Archive for the ‘Security’ Category
Recently I’ve been looking into encrypting sections of web.config on a couple of web sites that reside on a web farm.
It’s not very difficult (once you figure out how to get around the fact that some of the instructions don’t work) and I’ll write another post on it once I’ve finished implementing it. But there is one major weak point: What happens if you forget the name of the key you are using? Where do you go to find the names of the RSA keys?
You’d think that listing the names of RSA key containers would be simple. After all, they are real easy to create just type:
aspnet_regiis -pc "MyKeys" -exp
(aspnet_regiis can be found in C:\WINDOWS\Microsoft.Net\Framework\v2.0.50727 or higher)
It’s so simple to do and yet if you forget the name you used then finding it again is virtually impossible.
After many, many searches on Google, Bing and DuckDuckGo, I finally found something that will list them. (Surprisingly it was highest on the DuckDuckGo search and that’s how I found it.)
It’s a simple open source app called KeyPal. Download it, open up a command prompt and run it. At start up it gives you a list of user keys, a list of commands and a blank prompt (with no “>” or anything to indicate it’s a prompt). To list machine level key containers just type “LM”, press Enter and there they are!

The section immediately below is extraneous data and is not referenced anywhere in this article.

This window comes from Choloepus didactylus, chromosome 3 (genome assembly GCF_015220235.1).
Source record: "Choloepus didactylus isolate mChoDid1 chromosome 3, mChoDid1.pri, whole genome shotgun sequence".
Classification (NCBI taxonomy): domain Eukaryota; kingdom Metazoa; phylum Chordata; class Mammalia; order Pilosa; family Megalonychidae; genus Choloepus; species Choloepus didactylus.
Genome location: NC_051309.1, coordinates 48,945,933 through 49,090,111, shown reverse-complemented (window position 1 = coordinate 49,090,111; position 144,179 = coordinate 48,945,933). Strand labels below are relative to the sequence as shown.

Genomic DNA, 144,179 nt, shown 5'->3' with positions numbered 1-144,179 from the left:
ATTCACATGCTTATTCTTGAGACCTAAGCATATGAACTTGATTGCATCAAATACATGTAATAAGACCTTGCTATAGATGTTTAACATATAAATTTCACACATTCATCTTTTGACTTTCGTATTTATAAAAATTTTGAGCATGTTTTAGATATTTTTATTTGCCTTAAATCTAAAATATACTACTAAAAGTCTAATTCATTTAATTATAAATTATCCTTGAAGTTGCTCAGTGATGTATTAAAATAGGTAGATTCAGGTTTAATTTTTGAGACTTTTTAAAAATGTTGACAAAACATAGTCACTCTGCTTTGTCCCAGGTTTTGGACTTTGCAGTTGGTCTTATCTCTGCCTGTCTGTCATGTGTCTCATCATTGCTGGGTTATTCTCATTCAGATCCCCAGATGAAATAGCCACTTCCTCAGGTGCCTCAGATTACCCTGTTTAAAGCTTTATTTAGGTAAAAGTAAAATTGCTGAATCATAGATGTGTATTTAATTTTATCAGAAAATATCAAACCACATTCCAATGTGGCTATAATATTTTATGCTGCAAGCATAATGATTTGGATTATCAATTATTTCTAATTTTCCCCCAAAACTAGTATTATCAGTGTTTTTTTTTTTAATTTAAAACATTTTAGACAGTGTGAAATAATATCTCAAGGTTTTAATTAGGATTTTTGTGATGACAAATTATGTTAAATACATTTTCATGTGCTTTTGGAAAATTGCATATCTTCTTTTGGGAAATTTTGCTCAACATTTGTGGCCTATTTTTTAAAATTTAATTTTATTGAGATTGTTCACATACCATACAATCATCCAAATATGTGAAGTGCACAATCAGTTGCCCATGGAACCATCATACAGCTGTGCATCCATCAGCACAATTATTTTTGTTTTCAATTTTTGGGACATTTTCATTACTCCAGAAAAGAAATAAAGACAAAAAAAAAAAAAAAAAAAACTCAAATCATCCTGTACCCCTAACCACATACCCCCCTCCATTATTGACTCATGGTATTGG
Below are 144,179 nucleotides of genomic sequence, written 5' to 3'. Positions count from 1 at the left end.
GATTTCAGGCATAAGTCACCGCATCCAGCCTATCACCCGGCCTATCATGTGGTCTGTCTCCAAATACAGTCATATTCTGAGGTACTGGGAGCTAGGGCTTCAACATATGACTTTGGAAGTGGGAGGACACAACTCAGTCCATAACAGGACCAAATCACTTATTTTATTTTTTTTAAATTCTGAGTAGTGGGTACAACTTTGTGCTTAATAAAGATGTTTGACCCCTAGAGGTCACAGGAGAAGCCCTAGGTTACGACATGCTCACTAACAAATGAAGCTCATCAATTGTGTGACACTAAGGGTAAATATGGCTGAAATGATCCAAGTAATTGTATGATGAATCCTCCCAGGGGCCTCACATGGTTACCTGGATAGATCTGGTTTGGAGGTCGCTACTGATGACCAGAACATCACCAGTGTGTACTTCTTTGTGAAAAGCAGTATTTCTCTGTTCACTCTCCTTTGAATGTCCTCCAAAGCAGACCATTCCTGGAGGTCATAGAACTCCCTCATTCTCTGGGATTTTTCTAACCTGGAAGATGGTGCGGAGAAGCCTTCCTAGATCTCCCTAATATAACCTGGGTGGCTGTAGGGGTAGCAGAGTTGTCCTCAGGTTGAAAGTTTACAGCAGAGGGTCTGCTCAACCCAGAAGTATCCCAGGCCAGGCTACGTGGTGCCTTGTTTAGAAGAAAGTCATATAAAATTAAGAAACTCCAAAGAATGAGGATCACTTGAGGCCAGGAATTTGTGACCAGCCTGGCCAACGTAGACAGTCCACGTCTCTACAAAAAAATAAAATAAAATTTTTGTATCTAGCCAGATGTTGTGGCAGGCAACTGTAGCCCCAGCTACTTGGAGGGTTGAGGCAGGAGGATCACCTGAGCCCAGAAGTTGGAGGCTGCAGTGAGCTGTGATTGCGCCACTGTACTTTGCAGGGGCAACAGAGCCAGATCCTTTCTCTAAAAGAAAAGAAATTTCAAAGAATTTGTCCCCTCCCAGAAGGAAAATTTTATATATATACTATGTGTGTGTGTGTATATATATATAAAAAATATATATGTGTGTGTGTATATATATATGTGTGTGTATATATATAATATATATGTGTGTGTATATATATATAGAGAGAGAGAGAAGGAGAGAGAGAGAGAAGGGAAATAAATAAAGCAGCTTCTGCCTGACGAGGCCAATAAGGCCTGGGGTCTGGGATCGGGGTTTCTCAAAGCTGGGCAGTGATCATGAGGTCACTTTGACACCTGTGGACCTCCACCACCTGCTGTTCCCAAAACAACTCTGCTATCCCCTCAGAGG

There is probably something in the bowels of Windows that will also do this, but I couldn’t find it after searching and searching, so kudos to the guys at JavaScience who wrote KeyPal.
I hope this gets onto search engines to help other poor slobs like me find out how to list RSA Key Container names without spending hours hunting.
ApplicationPoolIdentity is the default username you see assigned to an application pool in IIS 7.x. The only trouble with it is that Windows can’t find it when you try to assign permissions to it, such as when you want to read some files in a folder outside of your website.
Open up the Properties dialog on a folder or file and try to add ApplicationPoolIdentity to the user list on the Security tab. Ain’t gonna happen, Windows can’t find it.
But do not despair, dear reader, the answer is given here: How to assign permissions to ApplicationPoolIdentity account.
The short version: use the name “IIS APPPOOL\DefaultAppPool” and Windows will find it.
It works – I just tried it.
Hope that helps.